Tiny frog species discovered (and this photographer gets one named after him!)

February 27, 2017, 7:18 a.m.
Nyctibatrachus robinmoorei
Photo: SD Biju

Frog species are disappearing worldwide, so news about these amphibians tends to be dire. So it's refreshing to see a set of seven new species of teensy, tiny frogs discovered.

According to PhysOrg:

Scientists from India have discovered seven new frog species belonging to the genus Nyctibatrachus, commonly known as Night Frogs. This find is a result of five years of extensive explorations in the Western Ghats global biodiversity hotspot in India. Four out of seven of the new species are miniature-sized frogs (12.2-15.4 mm), which can comfortably sit on a coin or a thumbnail. These are among the smallest known frogs in the world.

The tiny frogs have likely been overlooked because of their extraordinarily small size. They also tend to hide under leaf litter, rather than at a stream's edge like so many other frog species. They also have insect-like calls, which may have contributed to them going unnoticed for so long.

One of the seven species is named after conservation photographer Robin Moore, whose work we have chronicled from a successful effort to save a Jamaican island from development to his search to rediscover "lost" frog species. Moore's dedication to amphibian conservation is inspiring and it's no wonder he has been honored with a newly discovered species as his namesake.

We caught up with him to ask what has been going through his head since he got the news.

MNN: What does this find mean for the study of frogs and biodiversity?

Robin Moore: New species discoveries are a refreshing antidote to the tide of species extinctions because they remind us just how wonderful and diverse our world is, and how much there is left for us to discover and to fight to save. Taxonomists like SD Biju [who led the new study] are becoming as endangered as the species they discover and describe, but their work is important because it informs where and what we protect. In order to preserve biological diversity we need to know what exists. And the size of these frogs is incredible — these are some of the smallest living tetrapods in the world, and are at the limit of what is physiologically possible.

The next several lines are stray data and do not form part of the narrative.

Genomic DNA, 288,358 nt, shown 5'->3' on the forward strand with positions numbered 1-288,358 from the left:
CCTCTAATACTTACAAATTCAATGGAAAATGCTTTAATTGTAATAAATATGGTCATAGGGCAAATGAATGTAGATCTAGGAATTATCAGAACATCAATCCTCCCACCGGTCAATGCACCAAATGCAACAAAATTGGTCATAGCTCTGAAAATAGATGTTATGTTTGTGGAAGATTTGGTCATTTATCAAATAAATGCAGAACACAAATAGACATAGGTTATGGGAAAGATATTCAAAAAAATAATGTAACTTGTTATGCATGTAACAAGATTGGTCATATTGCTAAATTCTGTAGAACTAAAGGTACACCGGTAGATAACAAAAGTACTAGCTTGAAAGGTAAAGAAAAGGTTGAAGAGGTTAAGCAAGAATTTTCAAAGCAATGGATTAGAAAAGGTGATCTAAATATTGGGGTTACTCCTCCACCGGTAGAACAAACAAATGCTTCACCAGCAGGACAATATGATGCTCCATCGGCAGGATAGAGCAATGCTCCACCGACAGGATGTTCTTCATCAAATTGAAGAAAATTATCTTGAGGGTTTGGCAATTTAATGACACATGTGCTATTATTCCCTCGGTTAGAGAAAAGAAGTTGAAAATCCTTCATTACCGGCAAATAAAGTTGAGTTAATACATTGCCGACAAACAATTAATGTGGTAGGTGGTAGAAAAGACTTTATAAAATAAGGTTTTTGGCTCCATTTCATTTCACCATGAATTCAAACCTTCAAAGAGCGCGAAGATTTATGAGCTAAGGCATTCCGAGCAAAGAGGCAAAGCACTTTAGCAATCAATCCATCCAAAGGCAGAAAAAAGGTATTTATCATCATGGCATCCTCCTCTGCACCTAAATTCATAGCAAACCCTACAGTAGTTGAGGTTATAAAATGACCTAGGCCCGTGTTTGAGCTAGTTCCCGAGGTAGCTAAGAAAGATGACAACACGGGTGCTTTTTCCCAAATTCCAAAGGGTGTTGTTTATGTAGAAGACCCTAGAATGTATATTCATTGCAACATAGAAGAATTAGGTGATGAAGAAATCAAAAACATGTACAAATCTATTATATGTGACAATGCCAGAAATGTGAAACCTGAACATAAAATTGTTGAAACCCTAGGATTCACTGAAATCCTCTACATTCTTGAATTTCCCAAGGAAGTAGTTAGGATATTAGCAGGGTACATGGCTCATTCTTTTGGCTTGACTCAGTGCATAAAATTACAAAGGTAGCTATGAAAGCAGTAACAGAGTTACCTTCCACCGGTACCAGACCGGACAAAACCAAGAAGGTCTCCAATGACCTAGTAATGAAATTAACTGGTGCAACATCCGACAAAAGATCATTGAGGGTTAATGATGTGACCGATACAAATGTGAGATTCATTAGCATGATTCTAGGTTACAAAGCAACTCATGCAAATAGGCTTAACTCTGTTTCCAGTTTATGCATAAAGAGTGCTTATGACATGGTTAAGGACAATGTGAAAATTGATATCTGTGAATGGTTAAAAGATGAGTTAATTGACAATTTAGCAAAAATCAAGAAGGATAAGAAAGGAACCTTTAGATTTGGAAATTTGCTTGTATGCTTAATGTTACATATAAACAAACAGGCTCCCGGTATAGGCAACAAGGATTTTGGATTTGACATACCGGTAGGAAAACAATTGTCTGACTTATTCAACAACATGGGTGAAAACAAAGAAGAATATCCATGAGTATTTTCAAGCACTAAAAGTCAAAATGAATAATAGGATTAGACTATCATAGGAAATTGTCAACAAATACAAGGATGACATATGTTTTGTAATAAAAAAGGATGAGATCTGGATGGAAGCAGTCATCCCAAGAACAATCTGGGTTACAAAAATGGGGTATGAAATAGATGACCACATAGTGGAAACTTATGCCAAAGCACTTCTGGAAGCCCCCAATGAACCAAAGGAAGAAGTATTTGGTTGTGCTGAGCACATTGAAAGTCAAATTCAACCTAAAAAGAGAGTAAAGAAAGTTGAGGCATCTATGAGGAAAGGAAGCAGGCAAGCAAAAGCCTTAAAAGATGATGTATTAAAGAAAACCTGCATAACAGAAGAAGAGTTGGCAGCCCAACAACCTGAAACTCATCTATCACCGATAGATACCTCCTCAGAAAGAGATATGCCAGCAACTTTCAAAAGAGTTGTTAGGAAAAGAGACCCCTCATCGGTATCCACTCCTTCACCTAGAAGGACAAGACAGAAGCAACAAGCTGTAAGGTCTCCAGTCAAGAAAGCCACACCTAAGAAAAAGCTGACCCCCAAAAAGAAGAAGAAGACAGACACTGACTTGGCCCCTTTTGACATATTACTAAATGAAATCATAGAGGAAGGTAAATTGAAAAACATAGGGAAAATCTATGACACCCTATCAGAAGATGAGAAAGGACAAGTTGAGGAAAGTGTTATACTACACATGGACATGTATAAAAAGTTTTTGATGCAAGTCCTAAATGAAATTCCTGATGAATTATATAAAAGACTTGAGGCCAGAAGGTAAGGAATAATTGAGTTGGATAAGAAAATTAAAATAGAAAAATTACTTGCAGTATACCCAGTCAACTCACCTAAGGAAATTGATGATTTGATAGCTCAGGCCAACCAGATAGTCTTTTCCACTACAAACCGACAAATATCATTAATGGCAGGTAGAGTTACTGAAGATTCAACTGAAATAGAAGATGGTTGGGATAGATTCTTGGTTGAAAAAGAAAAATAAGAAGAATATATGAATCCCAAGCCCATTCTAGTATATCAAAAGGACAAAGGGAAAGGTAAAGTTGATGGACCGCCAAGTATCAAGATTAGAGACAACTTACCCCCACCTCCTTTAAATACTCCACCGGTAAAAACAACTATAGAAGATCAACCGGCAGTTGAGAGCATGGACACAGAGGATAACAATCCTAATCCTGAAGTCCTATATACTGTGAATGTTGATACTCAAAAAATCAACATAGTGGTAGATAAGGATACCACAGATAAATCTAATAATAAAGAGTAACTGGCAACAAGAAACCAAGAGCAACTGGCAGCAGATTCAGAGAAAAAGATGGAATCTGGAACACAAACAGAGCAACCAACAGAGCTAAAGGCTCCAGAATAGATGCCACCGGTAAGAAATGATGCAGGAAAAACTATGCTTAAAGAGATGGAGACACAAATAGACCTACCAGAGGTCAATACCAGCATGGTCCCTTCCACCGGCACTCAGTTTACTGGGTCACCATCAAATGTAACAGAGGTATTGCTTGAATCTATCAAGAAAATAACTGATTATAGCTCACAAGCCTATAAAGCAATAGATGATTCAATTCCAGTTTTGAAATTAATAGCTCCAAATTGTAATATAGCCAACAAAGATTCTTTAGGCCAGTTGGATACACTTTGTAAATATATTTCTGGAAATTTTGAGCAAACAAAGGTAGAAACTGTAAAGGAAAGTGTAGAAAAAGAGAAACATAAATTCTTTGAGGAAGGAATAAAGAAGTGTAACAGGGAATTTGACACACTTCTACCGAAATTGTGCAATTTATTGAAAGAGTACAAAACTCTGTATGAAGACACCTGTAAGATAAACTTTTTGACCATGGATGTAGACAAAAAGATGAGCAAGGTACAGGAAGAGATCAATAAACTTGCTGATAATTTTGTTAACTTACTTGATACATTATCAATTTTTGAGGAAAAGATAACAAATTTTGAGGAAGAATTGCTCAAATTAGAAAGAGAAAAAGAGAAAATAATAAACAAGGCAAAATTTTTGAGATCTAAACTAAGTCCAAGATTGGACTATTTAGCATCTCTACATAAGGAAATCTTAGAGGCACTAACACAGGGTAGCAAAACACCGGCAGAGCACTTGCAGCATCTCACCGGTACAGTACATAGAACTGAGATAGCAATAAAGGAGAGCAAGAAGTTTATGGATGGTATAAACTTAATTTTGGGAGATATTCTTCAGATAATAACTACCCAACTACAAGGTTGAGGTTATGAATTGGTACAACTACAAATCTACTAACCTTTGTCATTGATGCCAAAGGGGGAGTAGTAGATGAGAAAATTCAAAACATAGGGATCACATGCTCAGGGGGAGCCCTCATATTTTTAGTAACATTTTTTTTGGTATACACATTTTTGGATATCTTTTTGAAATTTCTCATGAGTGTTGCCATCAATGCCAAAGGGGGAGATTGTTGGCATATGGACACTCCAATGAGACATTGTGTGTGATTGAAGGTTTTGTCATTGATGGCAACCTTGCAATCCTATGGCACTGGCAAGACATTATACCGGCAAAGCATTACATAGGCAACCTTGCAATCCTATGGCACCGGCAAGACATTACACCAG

How confident are you that the new find might help frog conservation worldwide?

In the land of tigers, it is wonderful to see attention given to the smaller creatures! These creatures keep the ecosystems running. The Western Ghats is one of the world's biodiversity hot spots, but the landscape is also transforming, and the homes of many species are threatened. One of the newly discovered species, for instance, lives close to the site of a proposed mega hydroelectric project. By elevating the profile of these frogs, each presented to the world as a beautiful portrait, Biju is creating flagships for conservation — creatures behind which we can rally to save vital ecosystems. They help us to put a face on the issues that affect us all.

What was your reaction to having a species named after you?

When I found out, I felt incredibly honored. It's one of those things I think we all secretly (sometimes not so secretly) dream about as the ultimate bucket list item, but I honestly never really imagined having a beautiful living being named in my honor. It's really special.

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Though the discovery is exciting, the newly discovered species already need protection. Some of the species are found in areas under imminent threat of development. The modification or fragmentation of the habitat could mean these species disappear so soon after being discovered.

All the newly described species are currently known only from single localities in the southern Western Ghats, and some lie outside Protected areas. Researchers found the Radcliffe's night frog and the Kadalar night frog inside private or state-owned plantation areas facing threats such as habitat disturbance, modification and fragmentation.

You can help protect frog species by checking out the nonprofit conservation organizations Global Wildlife Conservation and Amphibian Survival Alliance.